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Infringement Under The Guise of Parody? - Louis Vuitton v My Other Bag (MOB)

Parody is a form of expression that injects creativity by way of humour and paradox in everyday life. In this regard, the law has recognised parody as a defence in the realms of defamation and infringement of intellectual property rights. In fact, parody had been recognised as part and parcel of one’s constitutional right to freedom of expression in the South African case of Laugh It Off Promotions CC v SAB International (Finance) BV (t/a Sabmark International) [2005] ZACC 7.

However, as the Constitutional Court in the Laugh It Off case rightly puts, in the context of parodical use of one’s trademark, there is a fine balance between one’s constitutional right to freedom of expression on one hand and one’s right to property on the other. Question is, how should these competing rights be balanced?

In the United States case of Louis Vuitton v My Other Bag (MOB) 156 F. Supp. 3d 425 (2016), the District Court explored the extent of the defence of parody against copyright infringement claims between a Louis Vuitton handbag and a tote bag depicting the visual characteristics of a Louis Vuitton handbag.

*For illustration and educational purposes only

Brief Facts

Louis Vuitton Malletier, S.A. (Louis Vuitton) brought claims against MOB with respect to its totes for trademark dilution and infringement under the Lanham Act, 15 U.S.C. § 1125(c); a claim of trademark dilution under New York law; and a claim of copyright infringement.

MOB sells simple canvas tote bags with the text “My Other Bag . . .” on one side of the bag, and drawings meant to evoke iconic handbags by luxury designers including Louis Vuitton, Chanel, and Fendi, on the other side of the bag. MOB filed a summary judgment on all of Louis Vuitton’s claims, whilst Louis Vuitton cross moved for summary judgments on its trademark dilution and its copyright infringement claims.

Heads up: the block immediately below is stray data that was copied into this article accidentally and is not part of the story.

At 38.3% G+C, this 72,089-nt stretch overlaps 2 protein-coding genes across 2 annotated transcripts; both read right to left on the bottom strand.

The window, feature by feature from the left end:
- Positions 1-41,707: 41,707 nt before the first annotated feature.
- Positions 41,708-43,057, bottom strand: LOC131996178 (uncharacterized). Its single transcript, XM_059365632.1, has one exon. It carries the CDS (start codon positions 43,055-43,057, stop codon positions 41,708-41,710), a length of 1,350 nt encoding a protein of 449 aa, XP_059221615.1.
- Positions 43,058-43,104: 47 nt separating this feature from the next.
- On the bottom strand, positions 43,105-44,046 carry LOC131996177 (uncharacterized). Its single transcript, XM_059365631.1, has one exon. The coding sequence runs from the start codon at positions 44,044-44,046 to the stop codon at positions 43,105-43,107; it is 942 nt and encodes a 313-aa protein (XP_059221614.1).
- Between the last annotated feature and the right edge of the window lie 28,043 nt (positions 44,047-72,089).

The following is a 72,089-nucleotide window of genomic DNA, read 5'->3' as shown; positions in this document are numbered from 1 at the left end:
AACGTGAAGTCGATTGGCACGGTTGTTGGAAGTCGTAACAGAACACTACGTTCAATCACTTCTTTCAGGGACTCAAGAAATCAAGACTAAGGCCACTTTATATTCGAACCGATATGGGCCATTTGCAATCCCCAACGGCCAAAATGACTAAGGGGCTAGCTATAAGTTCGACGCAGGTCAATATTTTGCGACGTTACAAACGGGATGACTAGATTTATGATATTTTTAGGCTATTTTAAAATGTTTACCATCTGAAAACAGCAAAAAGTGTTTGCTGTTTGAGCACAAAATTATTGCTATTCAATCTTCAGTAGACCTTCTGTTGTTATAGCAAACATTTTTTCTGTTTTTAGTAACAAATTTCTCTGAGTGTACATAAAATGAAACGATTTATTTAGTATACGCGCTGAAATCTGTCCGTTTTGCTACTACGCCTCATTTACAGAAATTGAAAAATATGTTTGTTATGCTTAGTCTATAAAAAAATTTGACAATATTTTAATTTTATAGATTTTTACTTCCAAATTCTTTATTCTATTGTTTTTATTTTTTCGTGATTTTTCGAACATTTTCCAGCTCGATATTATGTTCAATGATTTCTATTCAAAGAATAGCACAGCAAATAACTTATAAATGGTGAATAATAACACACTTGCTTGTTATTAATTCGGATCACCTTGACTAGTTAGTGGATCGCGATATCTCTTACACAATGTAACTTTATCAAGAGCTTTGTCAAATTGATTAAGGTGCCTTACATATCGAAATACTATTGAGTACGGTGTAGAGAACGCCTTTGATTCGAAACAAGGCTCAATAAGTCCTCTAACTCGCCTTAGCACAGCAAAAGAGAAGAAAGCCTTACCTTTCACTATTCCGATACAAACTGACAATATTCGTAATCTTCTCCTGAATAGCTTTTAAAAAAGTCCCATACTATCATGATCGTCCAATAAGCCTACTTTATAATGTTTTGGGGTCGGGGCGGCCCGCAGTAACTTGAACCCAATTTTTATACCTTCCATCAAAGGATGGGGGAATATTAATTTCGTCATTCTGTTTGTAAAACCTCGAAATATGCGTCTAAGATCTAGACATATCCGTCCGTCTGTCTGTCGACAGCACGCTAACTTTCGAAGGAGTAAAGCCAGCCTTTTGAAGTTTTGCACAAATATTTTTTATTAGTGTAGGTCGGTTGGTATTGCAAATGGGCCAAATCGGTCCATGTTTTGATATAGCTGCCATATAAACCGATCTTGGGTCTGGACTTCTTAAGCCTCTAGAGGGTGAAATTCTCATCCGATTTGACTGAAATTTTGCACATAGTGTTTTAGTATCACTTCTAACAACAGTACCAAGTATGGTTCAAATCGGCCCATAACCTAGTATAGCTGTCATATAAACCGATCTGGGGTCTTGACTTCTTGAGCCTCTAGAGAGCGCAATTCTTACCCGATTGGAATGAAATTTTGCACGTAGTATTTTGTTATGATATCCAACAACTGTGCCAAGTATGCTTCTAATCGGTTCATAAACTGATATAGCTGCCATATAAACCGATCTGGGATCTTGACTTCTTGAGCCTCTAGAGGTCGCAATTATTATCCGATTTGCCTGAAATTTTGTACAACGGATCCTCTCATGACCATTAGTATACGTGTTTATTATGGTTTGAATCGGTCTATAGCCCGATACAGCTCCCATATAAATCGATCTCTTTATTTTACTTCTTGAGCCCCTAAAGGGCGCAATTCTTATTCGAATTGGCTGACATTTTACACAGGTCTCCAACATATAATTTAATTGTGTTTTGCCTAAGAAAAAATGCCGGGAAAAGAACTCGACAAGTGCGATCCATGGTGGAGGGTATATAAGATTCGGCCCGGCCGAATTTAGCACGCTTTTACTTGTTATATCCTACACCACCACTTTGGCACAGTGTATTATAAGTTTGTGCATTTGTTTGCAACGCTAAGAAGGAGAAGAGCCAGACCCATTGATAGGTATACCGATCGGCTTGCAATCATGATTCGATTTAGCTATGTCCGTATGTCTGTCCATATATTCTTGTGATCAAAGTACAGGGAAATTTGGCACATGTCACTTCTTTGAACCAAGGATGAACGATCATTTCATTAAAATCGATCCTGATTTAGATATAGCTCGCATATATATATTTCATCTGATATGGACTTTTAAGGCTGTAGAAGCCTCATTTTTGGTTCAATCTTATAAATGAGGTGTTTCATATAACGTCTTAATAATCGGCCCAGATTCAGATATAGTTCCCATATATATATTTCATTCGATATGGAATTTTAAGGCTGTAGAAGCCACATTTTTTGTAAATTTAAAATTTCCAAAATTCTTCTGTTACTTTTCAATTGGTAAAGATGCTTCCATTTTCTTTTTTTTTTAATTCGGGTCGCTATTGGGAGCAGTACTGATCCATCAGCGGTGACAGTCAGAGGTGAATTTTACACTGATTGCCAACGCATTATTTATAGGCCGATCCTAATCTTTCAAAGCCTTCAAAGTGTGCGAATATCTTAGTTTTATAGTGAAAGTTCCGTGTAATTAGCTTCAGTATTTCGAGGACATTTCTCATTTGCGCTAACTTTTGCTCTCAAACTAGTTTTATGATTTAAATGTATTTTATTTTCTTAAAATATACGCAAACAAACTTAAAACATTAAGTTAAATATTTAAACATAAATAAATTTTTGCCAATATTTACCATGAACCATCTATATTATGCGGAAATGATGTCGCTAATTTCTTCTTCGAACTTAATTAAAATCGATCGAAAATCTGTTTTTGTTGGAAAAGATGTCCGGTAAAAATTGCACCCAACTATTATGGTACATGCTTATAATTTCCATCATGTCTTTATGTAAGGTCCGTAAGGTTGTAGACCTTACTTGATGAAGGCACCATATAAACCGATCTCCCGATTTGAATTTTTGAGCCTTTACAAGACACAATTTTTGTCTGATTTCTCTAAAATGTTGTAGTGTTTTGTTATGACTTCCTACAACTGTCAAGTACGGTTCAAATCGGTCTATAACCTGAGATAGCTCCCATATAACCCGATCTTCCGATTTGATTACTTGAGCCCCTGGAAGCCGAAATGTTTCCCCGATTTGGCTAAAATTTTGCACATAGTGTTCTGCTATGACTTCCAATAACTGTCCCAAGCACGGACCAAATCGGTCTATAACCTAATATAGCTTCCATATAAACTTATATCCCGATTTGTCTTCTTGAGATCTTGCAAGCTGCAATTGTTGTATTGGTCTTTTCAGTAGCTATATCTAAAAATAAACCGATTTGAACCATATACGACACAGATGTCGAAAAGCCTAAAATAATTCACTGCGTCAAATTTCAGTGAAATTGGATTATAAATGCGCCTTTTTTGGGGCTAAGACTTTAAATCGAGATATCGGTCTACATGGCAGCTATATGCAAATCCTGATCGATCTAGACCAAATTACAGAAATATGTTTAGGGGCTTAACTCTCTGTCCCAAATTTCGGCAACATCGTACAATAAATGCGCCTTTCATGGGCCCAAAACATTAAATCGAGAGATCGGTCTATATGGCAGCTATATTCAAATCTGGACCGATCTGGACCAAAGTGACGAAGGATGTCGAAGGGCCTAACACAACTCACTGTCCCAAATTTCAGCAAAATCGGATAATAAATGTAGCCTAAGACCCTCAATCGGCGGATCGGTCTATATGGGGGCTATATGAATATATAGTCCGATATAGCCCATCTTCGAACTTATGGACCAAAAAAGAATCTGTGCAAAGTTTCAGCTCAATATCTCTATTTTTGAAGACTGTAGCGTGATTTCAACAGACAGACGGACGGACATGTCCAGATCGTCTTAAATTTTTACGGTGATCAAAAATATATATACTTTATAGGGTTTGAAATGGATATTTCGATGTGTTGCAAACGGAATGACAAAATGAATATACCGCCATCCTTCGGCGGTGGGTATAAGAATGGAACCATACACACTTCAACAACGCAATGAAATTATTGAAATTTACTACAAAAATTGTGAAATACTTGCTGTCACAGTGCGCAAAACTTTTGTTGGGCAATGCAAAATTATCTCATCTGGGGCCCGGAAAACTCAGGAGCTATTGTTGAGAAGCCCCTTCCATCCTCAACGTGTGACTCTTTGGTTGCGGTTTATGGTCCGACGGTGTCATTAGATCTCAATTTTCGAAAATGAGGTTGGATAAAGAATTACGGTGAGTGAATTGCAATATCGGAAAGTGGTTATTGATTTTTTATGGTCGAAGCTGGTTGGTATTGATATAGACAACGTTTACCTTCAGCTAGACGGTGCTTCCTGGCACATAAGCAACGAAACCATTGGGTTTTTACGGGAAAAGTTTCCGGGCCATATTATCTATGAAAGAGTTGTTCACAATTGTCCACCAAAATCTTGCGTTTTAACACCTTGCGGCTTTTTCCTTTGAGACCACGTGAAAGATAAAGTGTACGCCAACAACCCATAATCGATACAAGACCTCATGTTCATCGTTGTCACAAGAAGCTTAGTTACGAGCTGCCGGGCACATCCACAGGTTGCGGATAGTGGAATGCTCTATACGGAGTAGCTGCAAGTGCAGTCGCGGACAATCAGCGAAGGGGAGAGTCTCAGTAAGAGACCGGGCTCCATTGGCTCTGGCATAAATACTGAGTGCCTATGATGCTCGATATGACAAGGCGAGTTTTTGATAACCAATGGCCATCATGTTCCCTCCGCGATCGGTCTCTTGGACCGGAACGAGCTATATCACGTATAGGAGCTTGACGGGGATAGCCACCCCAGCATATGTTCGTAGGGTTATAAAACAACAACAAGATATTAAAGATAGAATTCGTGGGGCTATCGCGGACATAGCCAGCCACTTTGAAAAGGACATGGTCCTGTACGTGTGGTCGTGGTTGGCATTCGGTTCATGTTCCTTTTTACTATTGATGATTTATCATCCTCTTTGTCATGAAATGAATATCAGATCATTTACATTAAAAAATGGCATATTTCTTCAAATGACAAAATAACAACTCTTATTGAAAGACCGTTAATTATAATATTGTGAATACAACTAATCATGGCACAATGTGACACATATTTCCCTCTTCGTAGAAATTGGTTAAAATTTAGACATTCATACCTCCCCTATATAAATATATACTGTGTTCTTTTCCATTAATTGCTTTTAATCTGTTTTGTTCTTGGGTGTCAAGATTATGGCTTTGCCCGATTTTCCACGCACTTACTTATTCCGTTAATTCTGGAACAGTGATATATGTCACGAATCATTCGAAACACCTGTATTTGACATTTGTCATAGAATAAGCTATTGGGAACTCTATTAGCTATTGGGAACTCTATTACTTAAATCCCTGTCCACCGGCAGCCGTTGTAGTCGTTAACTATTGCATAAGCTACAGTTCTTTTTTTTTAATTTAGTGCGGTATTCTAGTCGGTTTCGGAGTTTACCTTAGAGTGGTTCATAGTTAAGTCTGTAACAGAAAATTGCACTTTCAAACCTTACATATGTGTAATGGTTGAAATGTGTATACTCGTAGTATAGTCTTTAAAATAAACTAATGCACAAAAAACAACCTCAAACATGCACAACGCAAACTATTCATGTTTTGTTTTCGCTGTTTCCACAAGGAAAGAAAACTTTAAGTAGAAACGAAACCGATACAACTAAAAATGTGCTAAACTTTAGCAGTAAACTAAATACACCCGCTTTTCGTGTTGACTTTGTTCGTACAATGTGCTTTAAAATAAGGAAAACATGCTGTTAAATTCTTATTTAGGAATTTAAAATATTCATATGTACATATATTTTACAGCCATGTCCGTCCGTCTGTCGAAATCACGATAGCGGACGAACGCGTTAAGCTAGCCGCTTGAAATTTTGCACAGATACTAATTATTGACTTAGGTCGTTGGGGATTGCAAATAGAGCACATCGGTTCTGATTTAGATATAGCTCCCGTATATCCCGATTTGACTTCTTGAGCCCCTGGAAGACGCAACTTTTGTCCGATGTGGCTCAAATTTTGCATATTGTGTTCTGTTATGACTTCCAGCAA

The District Court allowed MOB’s summary judgment application and dismissed Louis Vuitton’s summary judgment application on the basis that, among others, MOB’s bags are protected as fair use — in particular, that its use of Louis Vuitton’s marks constitutes “parody” under Section 1125(c)(3) of the United States Code Service.

The Court made the following remarks:

  1. a successful parody communicates to a consumer of an entity that it is separate and distinct from the trademark owner and that it is poking fun at a trademark.

  2. in other words, a parody clearly indicates to the ordinary observer that the defendant is not connected in any way with the owner of the target trademark.

  3. the fact that Louis Vuitton at least does not find the comparison funny is immaterial; Louis Vuitton’s sense of humour (or lack thereof) does not delineate the parameters of its rights (or MOB’s rights) under trademark law.

  4. the whole point of MOB’s joke: “My other bag” — that is, not this bag — is a Louis Vuitton handbag. That joke, not to mention the cartoon-like rendering of the bags, builds significant distance between the pattern incorporated into the bag sketches and the designated source of the totes themselves. Thus, MOB is not precluded from invoking the fair use provision.

The District Court’s decision was upheld on appeal.

Commentary Malaysian laws have recognised the defence of parody as a viable defence against copyright infringement under the Copyrights Act 1987. However, it is not clear that the Trademarks Act 2019 had accepted parody as an example of fair use. In this regard, it is believed that the test as expounded in the Laugh It Off case is instructive before the Malaysian Courts though this was mentioned in passing in the Court of Appeal case of Sepakat Efektif Sdn Bhd v Menteri Dalam Negeri & Anor [2015] 2 CLJ 328. The Court held:

“The question to be asked was whether, looking at the facts as a whole and analysing them in their specific context, an independent observer who was sensitive to both the free speech values of the Constitution and the property protection objectives of trade mark law, would say that the harm done by the parody to the property interests of the trade mark owner outweighed the free speech interests involved.”

In gist, trademark and copyright owners must be aware that although the parody defence as seen in the Louis Vuitton case has not been tested in Malaysian courts, it provides a potential defence to copycats who wish to produce counterfeits of poor quality under the guise of “parody”.

In such cases, it is crucial that brand owners take steps to protect their trademarks and copyright by employing qualified persons and experts to analyze the counterfeit and to ensure that counterfeits could not bypass the infringement test under the guise of “parody”.

February 19, 2021

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